Most of the managers in the study showed receptiveness for spirituality in the workplace. As opposed to this attitude, religion met with resistance. No single religion may stake out a dominant claim to spirituality. Therefore, spirituality in the workplace cannot be connected to a specific religious tradition (Cavanagh 1999:190; Mitroff & Denton 1999:86; Hicks 2003:48–49).

Another important outcome of the groundbreaking work of Mitroff and Denton (1999) concerns the ‘whole person’. The authors postulate that separating spirituality and work is problematic and even futile. The reason supplied is the recognition that the individual brings the whole self into the workplace. In the reaction of respondents to the question about which of their qualities they are (currently) capable of living out or expressing in their work, ‘total intelligence’ and ‘entire creativity’ are indicated significantly more than ‘all feelings’, ‘whole being and/or soul’ or ‘full humour’. This is a clear indication that, in the workplace, intelligence is shown and valued much more than emotions or feelings. The researchers remark that ‘[i]t is clear from the total context of the interviews that a decisive majority wished to be able to express and develop their complete self at work’ (Mitroff & Denton 1999:85–86). Lambert (2010) underlines the preceding statement by the following explanation:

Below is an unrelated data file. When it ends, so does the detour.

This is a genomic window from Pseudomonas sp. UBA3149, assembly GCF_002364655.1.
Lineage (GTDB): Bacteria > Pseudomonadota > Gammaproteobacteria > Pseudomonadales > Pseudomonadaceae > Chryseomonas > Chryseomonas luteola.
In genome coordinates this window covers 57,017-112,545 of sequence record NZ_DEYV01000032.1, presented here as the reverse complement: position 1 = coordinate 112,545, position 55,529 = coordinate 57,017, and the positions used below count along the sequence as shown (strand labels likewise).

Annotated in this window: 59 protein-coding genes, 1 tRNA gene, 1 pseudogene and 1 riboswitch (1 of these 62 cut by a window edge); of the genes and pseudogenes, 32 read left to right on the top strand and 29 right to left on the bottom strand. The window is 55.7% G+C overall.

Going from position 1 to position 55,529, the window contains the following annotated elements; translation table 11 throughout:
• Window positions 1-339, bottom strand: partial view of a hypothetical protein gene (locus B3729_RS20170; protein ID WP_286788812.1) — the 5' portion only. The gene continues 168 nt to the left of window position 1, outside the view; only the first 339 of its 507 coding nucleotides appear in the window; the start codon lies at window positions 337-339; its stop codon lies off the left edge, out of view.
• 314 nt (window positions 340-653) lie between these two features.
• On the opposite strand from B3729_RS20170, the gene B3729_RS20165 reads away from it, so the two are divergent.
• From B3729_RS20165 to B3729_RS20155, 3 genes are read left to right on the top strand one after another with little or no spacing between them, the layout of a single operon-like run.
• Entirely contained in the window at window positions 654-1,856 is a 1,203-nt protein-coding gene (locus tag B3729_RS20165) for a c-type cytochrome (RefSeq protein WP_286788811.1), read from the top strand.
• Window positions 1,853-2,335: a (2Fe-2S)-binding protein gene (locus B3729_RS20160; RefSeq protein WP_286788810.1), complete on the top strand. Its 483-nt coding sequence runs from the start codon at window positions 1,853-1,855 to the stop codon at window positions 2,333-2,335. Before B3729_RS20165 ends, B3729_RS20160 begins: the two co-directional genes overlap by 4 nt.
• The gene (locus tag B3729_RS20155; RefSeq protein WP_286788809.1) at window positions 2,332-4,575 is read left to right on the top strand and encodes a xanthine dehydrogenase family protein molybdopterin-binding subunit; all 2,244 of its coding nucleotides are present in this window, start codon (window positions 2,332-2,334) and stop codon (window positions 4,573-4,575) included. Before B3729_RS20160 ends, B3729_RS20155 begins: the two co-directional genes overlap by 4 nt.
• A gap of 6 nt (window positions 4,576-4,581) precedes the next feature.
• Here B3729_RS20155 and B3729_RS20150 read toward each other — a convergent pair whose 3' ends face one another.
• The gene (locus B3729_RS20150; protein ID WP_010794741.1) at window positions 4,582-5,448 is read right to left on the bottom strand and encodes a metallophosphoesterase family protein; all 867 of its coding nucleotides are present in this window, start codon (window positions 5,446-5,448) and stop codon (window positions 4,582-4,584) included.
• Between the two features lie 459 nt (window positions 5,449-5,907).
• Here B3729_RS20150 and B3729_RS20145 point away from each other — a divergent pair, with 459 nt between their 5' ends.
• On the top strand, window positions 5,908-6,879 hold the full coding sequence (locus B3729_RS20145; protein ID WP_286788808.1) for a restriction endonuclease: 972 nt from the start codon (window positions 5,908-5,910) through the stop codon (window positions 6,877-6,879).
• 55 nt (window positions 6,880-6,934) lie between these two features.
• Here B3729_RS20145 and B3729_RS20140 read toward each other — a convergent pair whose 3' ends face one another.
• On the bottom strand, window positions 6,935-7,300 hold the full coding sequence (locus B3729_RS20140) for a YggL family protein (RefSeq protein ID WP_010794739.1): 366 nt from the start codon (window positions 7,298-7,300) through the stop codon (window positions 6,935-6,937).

According to the workplace spirituality movement, creativity at work is a spiritual process that involves the whole person, and not just the intellect or manual skill, and the new class of knowledge workers is devoting more of their time to work because they find deep meaning and a sense of purpose on the job. (electronic source)

A glance over the most quoted definitions of spirituality in the workplace underlines the preceding research and sheds light on the key components of spirituality, namely the meaningfulness and purpose in the workplace and personal life, a feeling of interconnectedness and of belonging to the workforce, and personal joy and fulfilment (Ashmos & Duncan 2000; Giacalone & Jurkiewicz 2003; Kinjerski & Skrypnek 2004:27; Dhiman & Marques 2011:818).

Thus, it is clear that the spiritual dimension in the workplace has become increasingly important. With good reason, Topper (2003:x) points out that ‘there is a strong movement focusing on the importance of spirituality […] in mental en physical health. Many research studies show […] spirituality’s roll in the human well-being’. The spiritual dimension, together with the physical and intellectual dimension of being a human, contributes to ‘interconnected wholeness’ (Menz 2003:83).

Public practical theology with a view of social transformation